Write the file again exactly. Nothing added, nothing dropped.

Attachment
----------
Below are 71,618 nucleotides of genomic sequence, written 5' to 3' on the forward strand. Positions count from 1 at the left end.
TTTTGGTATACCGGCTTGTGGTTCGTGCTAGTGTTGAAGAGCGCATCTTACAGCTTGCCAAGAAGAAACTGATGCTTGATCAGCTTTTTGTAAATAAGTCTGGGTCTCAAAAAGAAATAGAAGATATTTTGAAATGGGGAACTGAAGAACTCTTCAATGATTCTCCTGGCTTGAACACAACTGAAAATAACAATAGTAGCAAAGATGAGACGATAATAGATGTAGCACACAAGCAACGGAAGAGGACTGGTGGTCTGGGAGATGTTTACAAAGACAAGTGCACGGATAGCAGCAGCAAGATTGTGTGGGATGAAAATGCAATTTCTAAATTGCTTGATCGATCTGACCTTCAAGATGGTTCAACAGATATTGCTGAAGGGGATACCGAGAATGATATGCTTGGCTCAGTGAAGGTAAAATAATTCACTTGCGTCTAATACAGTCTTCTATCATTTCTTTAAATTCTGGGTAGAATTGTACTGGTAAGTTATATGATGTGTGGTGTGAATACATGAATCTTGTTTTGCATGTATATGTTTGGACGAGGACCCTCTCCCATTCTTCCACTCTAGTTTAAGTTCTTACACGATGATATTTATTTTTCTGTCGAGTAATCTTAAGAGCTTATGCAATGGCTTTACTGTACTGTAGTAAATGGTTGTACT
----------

Below are 71,618 nucleotides of genomic sequence, written 5' to 3' on the forward strand. Positions count from 1 at the left end.
TTTTGGTATACCGGCTTGTGGTTCGTGCTAGTGTTGAAGAGCGCATCTTACAGCTTGCCAAGAAGAAACTGATGCTTGATCAGCTTTTTGTAAATAAGTCTGGGTCTCAAAAAGAAATAGAAGATATTTTGAAATGGGGAACTGAAGAACTCTTCAATGATTCTCCTGGCTTGAACACAACTGAAAATAACAATAGTAGCAAAGATGAGACGATAATAGATGTAGCACACAAGCAACGGAAGAGGACTGGTGGTCTGGGAGATGTTTACAAAGACAAGTGCACGGATAGCAGCAGCAAGATTGTGTGGGATGAAAATGCAATTTCTAAATTGCTTGATCGATCTGACCTTCAAGATGGTTCAACAGATATTGCTGAAGGGGATACCGAGAATGATATGCTTGGCTCAGTGAAGGTAAAATAATTCACTTGCGTCTAATACAGTCTTCTATCATTTCTTTAAATTCTGGGTAGAATTGTACTGGTAAGTTATATGATGTGTGGTGTGAATACATGAATCTTGTTTTGCATGTATATGTTTGGACGAGGACCCTCTCCCATTCTTCCACTCTAGTTTAAGTTCTTACACGATGATATTTATTTTTCTGTCGAGTAATCTTAAGAGCTTATGCAATGGCTTTACTGTACTGTAGTAAATGGTTGTACT